It’s obviously a good thing to send girls to school, right? Not so simple:
I think, in the case of education, it’s complex, because you can send a girl to school, she can receive a lousy curriculum that teaches her about things that she won’t be able to put to use in her life. She can be sexually harassed at school, on the way to school, on the way home from school. She can find it very difficult when she menstruates to be at school and she may have no opportunities in the labor market afterwards.
This is Andrea Cornwall, speaking with Prue Clark and Owen Barder in the Gender and Development podcast of Development and Drums. She is arguing against “one-shot solutions” carried out by projects with narrowly-defined targets. It’s refreshing to hear someone make an argument against measuring success in with a limited number of quantifiable indicators, the “X number of people educated”. Andrea argues for focussing more on process than results in order to better make changes in the context of exclusion rather than symptoms of it.
Part of the issue of quality rather than quantity is that quantity doesn’t necessarily take into account problems with process. Maybe the process is creating problems (as in the examples above), or maybe it is creating new exclusions. If your target is to send 10,000 kids to school, you might try to find the ones it was easy to get to school rather than the ones it was harder to get to school. If you find out that it’s harder and more expensive to, say, send children with disabilities to school, you might focus on other children. Rather than worrying about the process of who you were and weren’t excluding, you would worry about reaching the overall target.
Andrea prefers a “bigger-picture” approach that would take into account the context of the experiences of the girls who were or weren’t going to school: the wider environment and gender relations within it. She argues for challenging gender relations, making sure changes in power are actually part of “empowerment”:
people coming together for themselves and with their own agendas, not being put into groups for a microcredit scheme where they just come and sign-off and get their money and go away again.
And hearing this is also a breath of fresh air. Rather than measuring the number of community or self-help groups a project has formed, Andrea has given us a practical definition to see if the groups are being empowered – following their own agendas – or whether this is “emnemt”, empowerment without the power, people brought together under the agenda of the organisation paying for it.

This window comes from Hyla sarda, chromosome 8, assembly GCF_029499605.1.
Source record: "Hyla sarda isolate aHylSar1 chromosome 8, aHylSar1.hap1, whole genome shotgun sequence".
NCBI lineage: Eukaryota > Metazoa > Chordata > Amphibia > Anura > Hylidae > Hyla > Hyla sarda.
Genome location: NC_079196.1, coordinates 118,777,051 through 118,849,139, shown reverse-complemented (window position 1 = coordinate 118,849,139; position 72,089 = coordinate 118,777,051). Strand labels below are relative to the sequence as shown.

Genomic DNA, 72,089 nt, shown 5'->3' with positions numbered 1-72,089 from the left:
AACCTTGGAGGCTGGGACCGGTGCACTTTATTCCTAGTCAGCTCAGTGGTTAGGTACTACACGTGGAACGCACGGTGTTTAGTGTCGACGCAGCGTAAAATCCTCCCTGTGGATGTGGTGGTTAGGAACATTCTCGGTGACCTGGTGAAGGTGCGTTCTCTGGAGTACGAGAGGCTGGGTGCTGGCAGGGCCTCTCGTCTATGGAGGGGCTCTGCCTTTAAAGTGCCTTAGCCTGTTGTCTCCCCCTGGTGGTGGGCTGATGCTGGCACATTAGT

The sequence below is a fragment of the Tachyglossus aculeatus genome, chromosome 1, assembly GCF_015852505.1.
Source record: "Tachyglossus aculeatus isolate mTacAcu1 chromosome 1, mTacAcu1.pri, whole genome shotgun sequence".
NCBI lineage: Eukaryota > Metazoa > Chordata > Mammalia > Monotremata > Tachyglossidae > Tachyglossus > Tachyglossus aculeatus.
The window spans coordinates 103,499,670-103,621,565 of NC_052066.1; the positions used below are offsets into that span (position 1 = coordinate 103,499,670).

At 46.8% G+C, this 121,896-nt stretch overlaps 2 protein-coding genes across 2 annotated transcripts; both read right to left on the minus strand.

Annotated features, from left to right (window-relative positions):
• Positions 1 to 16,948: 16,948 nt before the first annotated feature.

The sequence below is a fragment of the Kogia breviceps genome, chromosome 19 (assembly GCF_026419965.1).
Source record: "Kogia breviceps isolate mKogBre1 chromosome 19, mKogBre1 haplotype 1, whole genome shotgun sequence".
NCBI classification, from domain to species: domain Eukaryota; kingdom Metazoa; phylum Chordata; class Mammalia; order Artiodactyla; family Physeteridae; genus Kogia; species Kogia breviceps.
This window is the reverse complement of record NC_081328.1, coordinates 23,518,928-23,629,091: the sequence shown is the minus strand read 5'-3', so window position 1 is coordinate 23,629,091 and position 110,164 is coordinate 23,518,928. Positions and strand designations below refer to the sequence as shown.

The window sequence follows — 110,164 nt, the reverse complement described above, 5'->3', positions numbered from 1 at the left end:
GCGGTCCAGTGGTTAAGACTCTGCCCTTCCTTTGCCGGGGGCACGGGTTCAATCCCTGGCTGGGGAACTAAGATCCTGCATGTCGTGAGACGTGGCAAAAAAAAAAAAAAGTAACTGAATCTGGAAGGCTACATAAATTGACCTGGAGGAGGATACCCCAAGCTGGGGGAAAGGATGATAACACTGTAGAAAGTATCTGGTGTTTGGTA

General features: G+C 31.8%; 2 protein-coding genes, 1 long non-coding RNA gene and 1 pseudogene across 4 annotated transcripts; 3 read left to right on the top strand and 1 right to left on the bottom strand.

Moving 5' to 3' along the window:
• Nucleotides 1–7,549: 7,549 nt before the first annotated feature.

But I have two reservations about an argument that depends on changing context.
The first, “one-shot” solutions can lead to changes in context themselves. I’ve heard something similar to the argument against sending girls to school as reasons for children with disabilities not going to mainstream schools: even if they were admitted to a school, how would they travel there each day? Even if they could get to school, would the teacher give them any attention? Would they be bullied by the other children? Would they learn anything? The answer people gave that case was that disabled children needed a special school, and that we would have to wait for that special school to be provided.
Of course changing context is necessary. But context can be changed in direct or indirect ways. The mere fact of children going to school who weren’t going to school is in itself a change in context. If the change brought about negative consequences such as violence or neglect then that would be reason to stop it. But the change could also bring about new solutions that weren’t pre-programmed, such as methods to include children with disabilities in a mainstream classroom. Arguing that we have to change the entire context rather than make specific interventions is an attitude that easily leads to doing nothing at all.
Secondly, changing the context of gender relations also has potential problems that weren’t really addressed in the podcast. Andrea suggests funding national or regional organisations that could fund “mobilizing and organizing which brings about real change”. These would have longer commitments and be able to “support women in their own pathways of change”. I agree entirely, but it’s a shame that the podcast didn’t get to explore this further. Isn’t the idea of empowerment vulnerable to the same ideas of sending girls to school – they can be empowered but will that help if they don’t have opportunities in the labour market afterwards? Isn’t giving to national or regional organisations quite a top-down approach? What makes sure that these movements don’t reproduce different power inequalities such as those of wealth and class or exclusion of people with disabilities?